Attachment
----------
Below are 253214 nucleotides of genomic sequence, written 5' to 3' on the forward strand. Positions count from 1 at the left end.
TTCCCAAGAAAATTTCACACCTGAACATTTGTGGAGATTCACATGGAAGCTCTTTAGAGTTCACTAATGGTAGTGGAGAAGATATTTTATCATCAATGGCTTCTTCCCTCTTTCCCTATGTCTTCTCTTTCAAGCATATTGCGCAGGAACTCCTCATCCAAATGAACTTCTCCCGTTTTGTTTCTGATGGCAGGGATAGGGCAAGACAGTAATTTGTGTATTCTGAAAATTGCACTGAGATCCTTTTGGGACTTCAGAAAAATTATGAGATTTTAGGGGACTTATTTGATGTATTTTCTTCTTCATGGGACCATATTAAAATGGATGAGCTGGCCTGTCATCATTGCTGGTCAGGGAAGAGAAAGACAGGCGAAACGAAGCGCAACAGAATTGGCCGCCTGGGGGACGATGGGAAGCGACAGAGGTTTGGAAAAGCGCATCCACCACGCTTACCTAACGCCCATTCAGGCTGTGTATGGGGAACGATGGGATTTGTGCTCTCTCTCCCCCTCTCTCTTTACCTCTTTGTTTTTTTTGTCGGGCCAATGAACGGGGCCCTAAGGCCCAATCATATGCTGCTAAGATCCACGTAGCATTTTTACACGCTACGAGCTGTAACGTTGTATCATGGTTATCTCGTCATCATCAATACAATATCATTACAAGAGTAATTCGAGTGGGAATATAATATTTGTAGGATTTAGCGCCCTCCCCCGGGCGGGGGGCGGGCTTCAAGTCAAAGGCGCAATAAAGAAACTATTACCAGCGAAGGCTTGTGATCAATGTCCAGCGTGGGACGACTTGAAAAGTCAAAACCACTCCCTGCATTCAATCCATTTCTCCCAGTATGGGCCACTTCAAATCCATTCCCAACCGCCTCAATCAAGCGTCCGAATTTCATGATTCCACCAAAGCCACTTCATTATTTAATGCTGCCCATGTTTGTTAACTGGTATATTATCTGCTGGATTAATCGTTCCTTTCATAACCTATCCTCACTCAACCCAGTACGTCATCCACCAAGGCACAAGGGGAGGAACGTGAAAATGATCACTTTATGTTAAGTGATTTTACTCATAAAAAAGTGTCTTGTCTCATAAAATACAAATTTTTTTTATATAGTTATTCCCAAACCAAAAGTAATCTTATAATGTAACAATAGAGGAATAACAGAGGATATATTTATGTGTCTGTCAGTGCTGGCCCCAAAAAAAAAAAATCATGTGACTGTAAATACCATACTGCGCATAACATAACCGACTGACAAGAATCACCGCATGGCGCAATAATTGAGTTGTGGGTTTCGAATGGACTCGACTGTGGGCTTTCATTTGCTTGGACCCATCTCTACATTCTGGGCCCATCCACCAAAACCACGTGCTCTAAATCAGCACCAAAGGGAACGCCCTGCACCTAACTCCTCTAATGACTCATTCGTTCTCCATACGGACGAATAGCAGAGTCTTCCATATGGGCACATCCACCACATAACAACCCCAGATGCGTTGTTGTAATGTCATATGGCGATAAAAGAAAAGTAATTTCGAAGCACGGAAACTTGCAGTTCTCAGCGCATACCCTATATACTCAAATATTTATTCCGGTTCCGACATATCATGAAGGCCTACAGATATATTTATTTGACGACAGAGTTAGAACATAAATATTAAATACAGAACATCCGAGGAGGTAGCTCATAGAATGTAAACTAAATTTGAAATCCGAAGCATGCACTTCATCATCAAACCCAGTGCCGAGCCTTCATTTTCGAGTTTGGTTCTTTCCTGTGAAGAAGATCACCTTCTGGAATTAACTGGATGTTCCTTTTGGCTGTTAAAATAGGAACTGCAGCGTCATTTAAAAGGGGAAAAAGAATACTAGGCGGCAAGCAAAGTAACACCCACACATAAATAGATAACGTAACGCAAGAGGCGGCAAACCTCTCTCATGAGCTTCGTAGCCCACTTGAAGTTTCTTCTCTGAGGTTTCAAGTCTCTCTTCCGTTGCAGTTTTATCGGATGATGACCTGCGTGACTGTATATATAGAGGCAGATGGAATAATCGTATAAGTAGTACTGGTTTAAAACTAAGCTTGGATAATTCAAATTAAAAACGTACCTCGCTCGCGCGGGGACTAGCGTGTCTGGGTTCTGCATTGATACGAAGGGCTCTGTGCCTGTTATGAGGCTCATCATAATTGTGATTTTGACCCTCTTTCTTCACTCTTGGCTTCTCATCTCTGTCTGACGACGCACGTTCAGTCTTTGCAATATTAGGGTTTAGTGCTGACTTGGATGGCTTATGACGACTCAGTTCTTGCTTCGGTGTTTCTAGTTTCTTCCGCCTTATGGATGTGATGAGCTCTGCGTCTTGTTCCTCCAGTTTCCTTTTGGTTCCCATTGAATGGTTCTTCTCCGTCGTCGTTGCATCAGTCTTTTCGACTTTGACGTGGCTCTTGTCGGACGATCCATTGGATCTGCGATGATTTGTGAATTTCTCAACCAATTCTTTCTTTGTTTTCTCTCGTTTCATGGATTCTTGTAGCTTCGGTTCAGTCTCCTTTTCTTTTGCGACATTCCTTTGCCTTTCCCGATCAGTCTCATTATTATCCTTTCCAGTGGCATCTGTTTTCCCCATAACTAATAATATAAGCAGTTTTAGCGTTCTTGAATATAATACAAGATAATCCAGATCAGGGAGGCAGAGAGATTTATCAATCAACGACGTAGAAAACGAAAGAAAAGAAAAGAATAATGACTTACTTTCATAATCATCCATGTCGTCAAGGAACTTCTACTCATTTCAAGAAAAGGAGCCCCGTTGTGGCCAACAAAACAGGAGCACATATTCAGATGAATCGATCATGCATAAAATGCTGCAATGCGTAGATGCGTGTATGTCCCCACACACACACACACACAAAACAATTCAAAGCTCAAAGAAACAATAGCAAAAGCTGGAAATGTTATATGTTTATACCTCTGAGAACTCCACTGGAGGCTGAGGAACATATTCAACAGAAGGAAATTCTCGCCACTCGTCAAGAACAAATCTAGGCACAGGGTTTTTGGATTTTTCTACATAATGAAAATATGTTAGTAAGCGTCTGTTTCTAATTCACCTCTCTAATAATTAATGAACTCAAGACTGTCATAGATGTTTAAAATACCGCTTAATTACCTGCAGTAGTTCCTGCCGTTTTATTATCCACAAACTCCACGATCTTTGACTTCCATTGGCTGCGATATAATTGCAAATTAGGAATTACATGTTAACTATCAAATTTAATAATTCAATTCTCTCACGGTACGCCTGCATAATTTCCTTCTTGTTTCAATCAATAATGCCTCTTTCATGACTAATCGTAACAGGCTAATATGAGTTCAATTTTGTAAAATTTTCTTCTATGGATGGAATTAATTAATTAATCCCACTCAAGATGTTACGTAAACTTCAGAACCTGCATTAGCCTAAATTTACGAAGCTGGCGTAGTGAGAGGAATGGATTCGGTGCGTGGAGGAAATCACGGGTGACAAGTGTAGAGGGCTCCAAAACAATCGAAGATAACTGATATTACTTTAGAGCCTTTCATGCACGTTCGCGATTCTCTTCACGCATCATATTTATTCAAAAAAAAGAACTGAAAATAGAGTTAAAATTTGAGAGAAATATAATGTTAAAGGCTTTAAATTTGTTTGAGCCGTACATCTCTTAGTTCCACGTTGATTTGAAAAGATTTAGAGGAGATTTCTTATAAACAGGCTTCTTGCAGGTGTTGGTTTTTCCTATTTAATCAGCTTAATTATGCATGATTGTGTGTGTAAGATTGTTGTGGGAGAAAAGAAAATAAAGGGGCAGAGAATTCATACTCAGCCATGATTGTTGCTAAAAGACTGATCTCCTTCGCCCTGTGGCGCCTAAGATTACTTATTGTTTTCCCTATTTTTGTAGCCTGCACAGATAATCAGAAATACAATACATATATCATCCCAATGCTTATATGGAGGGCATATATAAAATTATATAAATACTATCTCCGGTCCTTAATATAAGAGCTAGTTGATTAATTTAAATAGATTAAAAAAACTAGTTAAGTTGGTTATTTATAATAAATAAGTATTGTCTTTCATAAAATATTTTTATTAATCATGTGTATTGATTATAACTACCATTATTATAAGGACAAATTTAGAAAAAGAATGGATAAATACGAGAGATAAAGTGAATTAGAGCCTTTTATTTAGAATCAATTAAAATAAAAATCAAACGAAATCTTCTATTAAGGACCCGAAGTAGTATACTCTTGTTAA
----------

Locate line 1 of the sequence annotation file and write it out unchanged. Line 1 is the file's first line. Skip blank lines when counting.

Below are 253214 nucleotides of genomic sequence, written 5' to 3' on the forward strand. Positions count from 1 at the left end.